Grandes Jorasses

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Grandes Jorasses
GrandesJorasses.jpg
North face of the Grandes Jorasses and the Leschaux Glacier (September 2000)
Highest point
Elevation 4,208 m (13,806 ft)
Prominence 841 m (2,759 ft)
Isolation 7.9 kilometres (4.9 mi)
Listing Alpine four-thousanders
Great north faces of the Alps
Coordinates 45°52′08″N6°59′17″E / 45.86889°N 6.98806°E / 45.86889; 6.98806 Coordinates: 45°52′08″N6°59′17″E / 45.86889°N 6.98806°E / 45.86889; 6.98806
Geography
Alps location map.png
Red triangle with thick white border.svg
Grandes Jorasses
Parent range Graian Alps
Geology
Mountain type Granite
Climbing
First ascent Horace Walker, Melchior Anderegg, Johann Jaun and Julien Grange, 30 June 1868
Easiest route Pointe Walker, south-west face, AD-, II, 1,400 m (4,600 ft), to 45 degrees - a glacier climb

The Grandes Jorasses (4,208 m; 13,806 ft) is a mountain in the Mont Blanc massif, on the boundary between Haute-Savoie in France and Aosta Valley in Italy.

Mont Blanc massif Mountain range in the Alps

The Mont Blanc massif is a mountain range in the Alps, located mostly in France and Italy, but also straddling Switzerland at its northeastern end. It contains eleven major independent summits, each over 4,000 metres (13,123 ft) in height. It is named after Mont Blanc, the highest point in western Europe and the European Union. Because of its considerable overall altitude, a large proportion of the massif is covered by glaciers, which include the Mer de Glace and the Miage Glacier – the longest glaciers in France and Italy, respectively.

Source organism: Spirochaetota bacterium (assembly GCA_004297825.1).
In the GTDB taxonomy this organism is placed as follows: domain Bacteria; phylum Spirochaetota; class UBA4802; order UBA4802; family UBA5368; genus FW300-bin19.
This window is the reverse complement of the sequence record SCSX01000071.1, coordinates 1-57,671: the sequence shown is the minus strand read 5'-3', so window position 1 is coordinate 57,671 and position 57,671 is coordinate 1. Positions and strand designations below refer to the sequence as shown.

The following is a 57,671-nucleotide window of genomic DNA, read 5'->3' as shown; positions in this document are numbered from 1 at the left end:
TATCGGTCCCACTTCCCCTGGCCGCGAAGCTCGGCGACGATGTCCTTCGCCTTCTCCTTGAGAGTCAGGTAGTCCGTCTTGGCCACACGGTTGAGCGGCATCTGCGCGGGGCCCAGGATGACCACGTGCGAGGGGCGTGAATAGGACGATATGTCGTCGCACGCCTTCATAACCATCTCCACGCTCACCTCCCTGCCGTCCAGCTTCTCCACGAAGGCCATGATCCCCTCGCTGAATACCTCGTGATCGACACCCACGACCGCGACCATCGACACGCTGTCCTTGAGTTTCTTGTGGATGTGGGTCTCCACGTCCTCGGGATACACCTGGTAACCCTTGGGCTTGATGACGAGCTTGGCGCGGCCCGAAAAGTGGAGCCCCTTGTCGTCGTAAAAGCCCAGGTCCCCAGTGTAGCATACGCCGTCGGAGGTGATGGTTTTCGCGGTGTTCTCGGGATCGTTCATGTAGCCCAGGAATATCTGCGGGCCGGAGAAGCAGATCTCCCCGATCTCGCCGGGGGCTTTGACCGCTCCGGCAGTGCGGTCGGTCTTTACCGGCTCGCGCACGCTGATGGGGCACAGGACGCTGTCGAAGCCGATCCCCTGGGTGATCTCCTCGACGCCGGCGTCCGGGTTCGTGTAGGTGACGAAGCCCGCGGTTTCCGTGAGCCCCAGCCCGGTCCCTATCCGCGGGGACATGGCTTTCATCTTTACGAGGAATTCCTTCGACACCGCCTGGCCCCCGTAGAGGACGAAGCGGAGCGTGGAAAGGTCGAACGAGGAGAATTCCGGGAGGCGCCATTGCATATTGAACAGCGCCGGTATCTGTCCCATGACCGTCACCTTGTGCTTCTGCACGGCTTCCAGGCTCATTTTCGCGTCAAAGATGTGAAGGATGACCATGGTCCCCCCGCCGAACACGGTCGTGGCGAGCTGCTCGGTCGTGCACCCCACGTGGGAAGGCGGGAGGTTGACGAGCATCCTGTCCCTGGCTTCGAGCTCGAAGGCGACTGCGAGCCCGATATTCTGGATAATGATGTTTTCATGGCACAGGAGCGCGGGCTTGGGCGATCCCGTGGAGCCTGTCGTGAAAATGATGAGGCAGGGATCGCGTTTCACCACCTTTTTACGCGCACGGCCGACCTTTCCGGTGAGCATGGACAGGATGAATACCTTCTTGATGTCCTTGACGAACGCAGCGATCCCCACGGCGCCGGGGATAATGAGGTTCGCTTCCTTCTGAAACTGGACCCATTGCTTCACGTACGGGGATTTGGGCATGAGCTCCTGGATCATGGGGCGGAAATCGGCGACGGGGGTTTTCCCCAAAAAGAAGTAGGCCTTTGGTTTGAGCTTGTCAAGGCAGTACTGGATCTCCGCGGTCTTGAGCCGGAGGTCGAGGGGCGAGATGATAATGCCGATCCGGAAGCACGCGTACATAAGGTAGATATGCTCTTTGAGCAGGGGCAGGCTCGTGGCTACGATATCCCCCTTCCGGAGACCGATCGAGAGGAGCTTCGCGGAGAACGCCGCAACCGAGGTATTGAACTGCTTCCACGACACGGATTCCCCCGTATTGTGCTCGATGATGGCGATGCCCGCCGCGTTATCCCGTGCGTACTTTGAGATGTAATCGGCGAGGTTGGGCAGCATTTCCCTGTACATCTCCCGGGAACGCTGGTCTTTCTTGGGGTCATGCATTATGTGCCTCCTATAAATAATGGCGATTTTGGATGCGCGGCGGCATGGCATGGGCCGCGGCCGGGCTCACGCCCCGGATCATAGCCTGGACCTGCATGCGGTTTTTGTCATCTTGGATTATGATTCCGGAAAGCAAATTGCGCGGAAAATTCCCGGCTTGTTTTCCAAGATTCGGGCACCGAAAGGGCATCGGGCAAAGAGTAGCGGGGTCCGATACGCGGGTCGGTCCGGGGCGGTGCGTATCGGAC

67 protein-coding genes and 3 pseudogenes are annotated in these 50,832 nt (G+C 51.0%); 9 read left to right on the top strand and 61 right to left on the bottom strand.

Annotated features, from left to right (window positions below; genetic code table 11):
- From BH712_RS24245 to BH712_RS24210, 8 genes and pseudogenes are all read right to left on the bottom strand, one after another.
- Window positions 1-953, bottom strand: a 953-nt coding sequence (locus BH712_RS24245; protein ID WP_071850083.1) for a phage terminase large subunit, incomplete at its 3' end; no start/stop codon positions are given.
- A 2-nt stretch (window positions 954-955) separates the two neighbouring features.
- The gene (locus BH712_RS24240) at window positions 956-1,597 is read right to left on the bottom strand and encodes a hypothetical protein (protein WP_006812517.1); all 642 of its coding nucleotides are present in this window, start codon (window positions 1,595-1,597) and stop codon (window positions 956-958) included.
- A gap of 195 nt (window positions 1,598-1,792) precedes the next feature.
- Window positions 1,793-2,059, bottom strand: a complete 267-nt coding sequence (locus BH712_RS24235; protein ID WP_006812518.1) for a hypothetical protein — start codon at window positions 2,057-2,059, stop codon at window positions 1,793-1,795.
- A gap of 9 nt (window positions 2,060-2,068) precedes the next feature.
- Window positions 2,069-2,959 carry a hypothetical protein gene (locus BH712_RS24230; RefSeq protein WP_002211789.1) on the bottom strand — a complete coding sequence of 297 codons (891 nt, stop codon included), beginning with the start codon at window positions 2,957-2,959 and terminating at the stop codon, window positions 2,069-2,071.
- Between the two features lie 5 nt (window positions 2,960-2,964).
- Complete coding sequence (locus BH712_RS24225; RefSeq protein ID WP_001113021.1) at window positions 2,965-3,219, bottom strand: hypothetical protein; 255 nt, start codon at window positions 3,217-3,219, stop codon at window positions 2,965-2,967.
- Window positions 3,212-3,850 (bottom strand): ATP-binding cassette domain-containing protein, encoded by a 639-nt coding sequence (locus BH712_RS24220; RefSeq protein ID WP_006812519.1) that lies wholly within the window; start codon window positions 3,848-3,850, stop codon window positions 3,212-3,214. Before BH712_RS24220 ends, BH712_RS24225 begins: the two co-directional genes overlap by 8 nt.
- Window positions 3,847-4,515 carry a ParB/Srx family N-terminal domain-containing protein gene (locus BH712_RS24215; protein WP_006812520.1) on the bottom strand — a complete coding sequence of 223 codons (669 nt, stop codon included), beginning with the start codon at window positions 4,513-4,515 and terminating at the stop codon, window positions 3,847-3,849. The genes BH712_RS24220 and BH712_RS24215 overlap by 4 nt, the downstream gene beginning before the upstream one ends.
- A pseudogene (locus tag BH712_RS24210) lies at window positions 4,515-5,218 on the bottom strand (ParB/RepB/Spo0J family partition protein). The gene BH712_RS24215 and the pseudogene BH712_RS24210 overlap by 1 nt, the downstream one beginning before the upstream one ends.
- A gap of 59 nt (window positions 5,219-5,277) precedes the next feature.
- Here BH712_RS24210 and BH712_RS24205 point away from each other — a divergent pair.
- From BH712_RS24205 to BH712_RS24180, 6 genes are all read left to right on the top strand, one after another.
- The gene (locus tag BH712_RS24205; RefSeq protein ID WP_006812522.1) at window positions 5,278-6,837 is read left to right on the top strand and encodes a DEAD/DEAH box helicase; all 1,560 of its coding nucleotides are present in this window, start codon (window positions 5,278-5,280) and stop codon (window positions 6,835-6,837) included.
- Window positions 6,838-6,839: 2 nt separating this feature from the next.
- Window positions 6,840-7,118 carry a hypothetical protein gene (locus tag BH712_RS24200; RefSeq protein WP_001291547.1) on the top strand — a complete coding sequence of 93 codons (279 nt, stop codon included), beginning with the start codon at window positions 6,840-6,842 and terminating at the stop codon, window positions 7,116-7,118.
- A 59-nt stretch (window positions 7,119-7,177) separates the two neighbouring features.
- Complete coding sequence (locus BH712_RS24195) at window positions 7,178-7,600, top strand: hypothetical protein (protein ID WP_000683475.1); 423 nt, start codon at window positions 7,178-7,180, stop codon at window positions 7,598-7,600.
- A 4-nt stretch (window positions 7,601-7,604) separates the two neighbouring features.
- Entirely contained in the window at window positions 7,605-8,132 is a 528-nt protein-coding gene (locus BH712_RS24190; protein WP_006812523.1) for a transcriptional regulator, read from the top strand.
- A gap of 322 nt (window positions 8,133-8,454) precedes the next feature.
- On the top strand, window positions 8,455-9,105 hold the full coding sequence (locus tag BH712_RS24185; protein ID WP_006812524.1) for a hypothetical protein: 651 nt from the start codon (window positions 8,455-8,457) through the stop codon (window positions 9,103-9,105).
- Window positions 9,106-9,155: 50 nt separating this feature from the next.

Haute-Savoie Department of France in Auvergne-Rhône-Alpes

Haute-Savoie is a department in the Auvergne-Rhône-Alpes region of Southeastern France, bordering both Switzerland and Italy. Its prefecture is Annecy. To the north is Lake Geneva and Switzerland; to the south and southeast are the Mont Blanc and Aravis mountain ranges. It holds it name from the Savoy historical region, as does the department of Savoie, located south of Haute-Savoie.

Aosta Valley Autonomous region of Italy

The Aosta Valley is a mountainous autonomous region in northwestern Italy. It is bordered by Auvergne-Rhône-Alpes, France, to the west, Valais, Switzerland, to the north and by the Metropolitan City of Turin in the region of Piedmont, Italy, to the south and east. The regional capital is Aosta.

Contents

The first ascent of the highest peak of the mountain (Pointe Walker) was by Horace Walker with guides Melchior Anderegg, Johann Jaun and Julien Grange on 30 June 1868. The second-highest peak on the mountain (Pointe Whymper, 4,184 m; 13,727 ft) was first climbed by Edward Whymper, Christian Almer, Michel Croz and Franz Biner on 24 June 1865, using what has become the normal route of ascent and the one followed by Walker's party in 1868.

First ascent First successful, documented attainment of the top of a mountain, or specific route

In mountaineering, a first ascent is the first successful, documented attainment of the top of a mountain, or the first to follow a particular climbing route. First mountain ascents are notable because they entail genuine exploration, with greater risks, challenges, and recognition than climbing a route pioneered by others. The person who performs the first ascent is called the first ascensionist.

Horace Walker English mountaineer

Horace Walker (1838–1908) was an English mountaineer who made many notable first ascents, including Mount Elbrus and the Grandes Jorasses.

Melchior Anderegg Swiss mountain climber